Canada’s looming predicament is well described in a report by MacroResearchBoard (MRB), an independent investment consulting firm. Located in London and Montreal, the report is headlined O Canada (Part I) and Uh-Oh Canada (Part II). This study, and its conclusions, should be required reading for every politician and executive in Canada.”


Canada’s “Dutch Disease”

And more unpatriotic ravings against Albertastan can found here:,1

McGuinty is not the first to warn about the potential negative economic impacts of rapid oil sands development. Last year, the Montreal-based Macro Research Board predicted a detrimental shift they called the “petrolization” of Canada. Another research institute in Montreal warned that “resource booms don’t last forever” and suggested that Canada take steps to maintain a competitive manufacturing industry

McGuinty is not the first to warn about the potential negative economic impacts of rapid oil sands development. Last year, the Montreal-based Macro Research Board predicted a detrimental shift they called the “petrolization” of Canada. Another research institute in Montreal warned that “resource booms don’t last forever” and suggested that Canada take steps to maintain a competitive manufacturing industry.

It took years for the NDP to school the Tories that Climate Change was real. So I guess now we have to work on teaching them about basic economics.

The Canadian dollar is not “high”. It’s (roughly) at par with the US dollar. The problem is that Canadian manufacturers and exporters were over-reliant on a low Cdn dollar vis-a-vis the US dollar to provide them with an advantage in the market. Why can’t Canadian industry compete with the US toe-to-toe without the currency giving Canada an unfair advantage?

Mulcair is raising legitimate concerns and could very well being using more pointed language… see… A conservative minister under Lougheed and former business prof., Allan Warrack. See his comments below.

excerpt: “Deficits, foolish giveaways to corporations at the expense of taxpayers, and environmental “carnage” without funds to fix it, according to Allan Warrack, a former minister in the Alberta government who nearly 40 years ago helped craft the province’s plan for saving and intelligently investing its oil wealth.'s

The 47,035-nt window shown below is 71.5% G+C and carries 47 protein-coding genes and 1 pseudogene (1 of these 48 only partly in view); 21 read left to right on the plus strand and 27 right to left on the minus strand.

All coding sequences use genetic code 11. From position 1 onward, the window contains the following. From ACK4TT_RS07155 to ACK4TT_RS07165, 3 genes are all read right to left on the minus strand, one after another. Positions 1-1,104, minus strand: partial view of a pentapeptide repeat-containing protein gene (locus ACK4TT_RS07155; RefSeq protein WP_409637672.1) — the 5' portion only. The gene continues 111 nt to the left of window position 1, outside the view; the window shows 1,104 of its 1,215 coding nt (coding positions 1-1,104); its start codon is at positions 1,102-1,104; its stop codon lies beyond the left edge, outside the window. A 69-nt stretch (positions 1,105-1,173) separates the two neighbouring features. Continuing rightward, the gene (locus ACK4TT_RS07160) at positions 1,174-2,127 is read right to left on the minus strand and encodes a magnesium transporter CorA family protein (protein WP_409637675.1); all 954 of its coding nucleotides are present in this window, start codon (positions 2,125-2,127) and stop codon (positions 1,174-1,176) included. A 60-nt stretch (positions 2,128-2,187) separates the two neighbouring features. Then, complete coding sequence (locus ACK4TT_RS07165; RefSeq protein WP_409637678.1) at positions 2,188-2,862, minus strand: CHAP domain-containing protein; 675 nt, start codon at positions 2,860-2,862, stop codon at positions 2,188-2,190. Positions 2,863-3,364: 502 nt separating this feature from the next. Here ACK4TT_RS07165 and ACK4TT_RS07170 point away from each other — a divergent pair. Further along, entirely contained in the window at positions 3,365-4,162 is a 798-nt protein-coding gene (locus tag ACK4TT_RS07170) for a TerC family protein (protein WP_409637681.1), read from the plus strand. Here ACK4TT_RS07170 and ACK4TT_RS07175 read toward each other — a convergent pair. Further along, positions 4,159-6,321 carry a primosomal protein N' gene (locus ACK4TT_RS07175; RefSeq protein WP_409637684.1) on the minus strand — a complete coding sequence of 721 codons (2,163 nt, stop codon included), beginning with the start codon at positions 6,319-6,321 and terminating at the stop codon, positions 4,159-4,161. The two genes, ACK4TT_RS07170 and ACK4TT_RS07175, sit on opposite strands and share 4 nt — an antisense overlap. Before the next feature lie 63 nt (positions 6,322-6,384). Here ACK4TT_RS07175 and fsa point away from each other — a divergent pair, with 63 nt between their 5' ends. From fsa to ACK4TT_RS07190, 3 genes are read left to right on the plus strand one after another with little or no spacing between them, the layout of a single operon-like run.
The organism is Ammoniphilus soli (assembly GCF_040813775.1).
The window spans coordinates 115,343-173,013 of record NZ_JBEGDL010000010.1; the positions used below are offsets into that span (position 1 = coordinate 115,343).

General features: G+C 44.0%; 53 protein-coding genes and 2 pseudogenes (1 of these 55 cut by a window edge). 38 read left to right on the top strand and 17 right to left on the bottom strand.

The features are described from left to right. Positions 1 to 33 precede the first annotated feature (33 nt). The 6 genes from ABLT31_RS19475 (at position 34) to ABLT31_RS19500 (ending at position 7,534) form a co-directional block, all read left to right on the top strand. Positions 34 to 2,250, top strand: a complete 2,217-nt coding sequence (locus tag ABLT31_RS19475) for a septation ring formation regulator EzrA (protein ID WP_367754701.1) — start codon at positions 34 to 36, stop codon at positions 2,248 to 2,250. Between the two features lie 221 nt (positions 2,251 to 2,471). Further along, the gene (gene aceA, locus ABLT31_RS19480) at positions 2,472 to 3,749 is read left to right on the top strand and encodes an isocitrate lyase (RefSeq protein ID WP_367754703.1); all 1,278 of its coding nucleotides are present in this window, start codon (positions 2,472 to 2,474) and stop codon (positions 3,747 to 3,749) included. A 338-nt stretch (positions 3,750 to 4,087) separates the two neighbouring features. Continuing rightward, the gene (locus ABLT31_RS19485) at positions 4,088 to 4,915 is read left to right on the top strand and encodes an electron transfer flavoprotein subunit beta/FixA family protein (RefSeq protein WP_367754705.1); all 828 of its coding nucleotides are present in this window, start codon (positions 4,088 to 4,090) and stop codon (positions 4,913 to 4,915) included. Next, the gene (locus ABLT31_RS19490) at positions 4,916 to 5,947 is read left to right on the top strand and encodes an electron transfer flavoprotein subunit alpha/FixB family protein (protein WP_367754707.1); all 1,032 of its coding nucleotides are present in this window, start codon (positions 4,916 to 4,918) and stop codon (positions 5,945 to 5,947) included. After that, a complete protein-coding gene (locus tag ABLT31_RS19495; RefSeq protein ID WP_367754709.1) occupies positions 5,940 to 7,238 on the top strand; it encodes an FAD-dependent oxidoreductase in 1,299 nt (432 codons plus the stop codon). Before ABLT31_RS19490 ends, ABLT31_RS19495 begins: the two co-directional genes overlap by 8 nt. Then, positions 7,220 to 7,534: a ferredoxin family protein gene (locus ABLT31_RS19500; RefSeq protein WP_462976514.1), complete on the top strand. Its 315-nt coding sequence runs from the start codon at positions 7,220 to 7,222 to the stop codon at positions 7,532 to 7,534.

PM’s favourite province squandered its petro profits like a ‘banana republic.’ Is this any way to run an economy?”

excerpt: “Warrack, one of the architects of the iconic Alberta Heritage Fund, told the Tyee earlier this year that the province is being run like a “banana republic” for failing to collect fair rents for non-renewable resources like the oil sands.
Warrack is a professor emeritus of business economics at the University of Alberta and former minister of lands and forests in then-premier Peter Lougheed’s cabinet in the early 1970s.

“He feels the lack of government oversight and fair royalty collection for the oil sands is creating a massive restoration liability. “There is going to be a thousand years of carnage left up there and we are not even getting fair money for it… I mean this is crazy, just crazy.”

As far as pledges to restore the area around Fort McMurray, Warrack is not optimistic. “Anybody who thinks the environment [at oil sands operations] is going to get fixed is smoking something. I mean they will just declare bankruptcy and they are out of Dodge. Is there any doubt?”

please tell me how quebec and ontario pays for social programs without western transfer payments and they are so much bettor than the western provinces why they need our charity do i get a tax slip from quebec for charity from them they are the greece of north america

Leave a Reply

Your email address will not be published. Required fields are marked *